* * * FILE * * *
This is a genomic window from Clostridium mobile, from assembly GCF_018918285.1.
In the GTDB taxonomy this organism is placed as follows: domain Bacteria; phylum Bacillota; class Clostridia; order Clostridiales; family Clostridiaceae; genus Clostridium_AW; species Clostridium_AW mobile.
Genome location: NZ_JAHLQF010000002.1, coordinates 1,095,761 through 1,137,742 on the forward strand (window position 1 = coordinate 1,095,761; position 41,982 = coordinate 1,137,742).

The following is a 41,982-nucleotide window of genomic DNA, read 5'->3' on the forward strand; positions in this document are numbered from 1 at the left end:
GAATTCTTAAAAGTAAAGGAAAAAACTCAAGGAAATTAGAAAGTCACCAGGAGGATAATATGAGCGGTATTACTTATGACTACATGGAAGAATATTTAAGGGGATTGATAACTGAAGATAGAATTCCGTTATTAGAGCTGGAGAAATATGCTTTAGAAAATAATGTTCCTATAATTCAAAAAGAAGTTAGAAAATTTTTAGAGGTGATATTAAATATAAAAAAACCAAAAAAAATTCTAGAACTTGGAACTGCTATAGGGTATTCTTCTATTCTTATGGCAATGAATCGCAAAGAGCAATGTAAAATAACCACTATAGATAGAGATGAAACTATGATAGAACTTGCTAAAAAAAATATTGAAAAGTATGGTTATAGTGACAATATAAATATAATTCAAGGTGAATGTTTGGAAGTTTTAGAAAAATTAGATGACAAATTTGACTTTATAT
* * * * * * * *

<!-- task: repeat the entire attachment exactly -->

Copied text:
This is a genomic window from Clostridium mobile, from assembly GCF_018918285.1.
In the GTDB taxonomy this organism is placed as follows: domain Bacteria; phylum Bacillota; class Clostridia; order Clostridiales; family Clostridiaceae; genus Clostridium_AW; species Clostridium_AW mobile.
Genome location: NZ_JAHLQF010000002.1, coordinates 1,095,761 through 1,137,742 on the forward strand (window position 1 = coordinate 1,095,761; position 41,982 = coordinate 1,137,742).

The following is a 41,982-nucleotide window of genomic DNA, read 5'->3' on the forward strand; positions in this document are numbered from 1 at the left end:
GAATTCTTAAAAGTAAAGGAAAAAACTCAAGGAAATTAGAAAGTCACCAGGAGGATAATATGAGCGGTATTACTTATGACTACATGGAAGAATATTTAAGGGGATTGATAACTGAAGATAGAATTCCGTTATTAGAGCTGGAGAAATATGCTTTAGAAAATAATGTTCCTATAATTCAAAAAGAAGTTAGAAAATTTTTAGAGGTGATATTAAATATAAAAAAACCAAAAAAAATTCTAGAACTTGGAACTGCTATAGGGTATTCTTCTATTCTTATGGCAATGAATCGCAAAGAGCAATGTAAAATAACCACTATAGATAGAGATGAAACTATGATAGAACTTGCTAAAAAAAATATTGAAAAGTATGGTTATAGTGACAATATAAATATAATTCAAGGTGAATGTTTGGAAGTTTTAGAAAAATTAGATGACAAATTTGACTTTATAT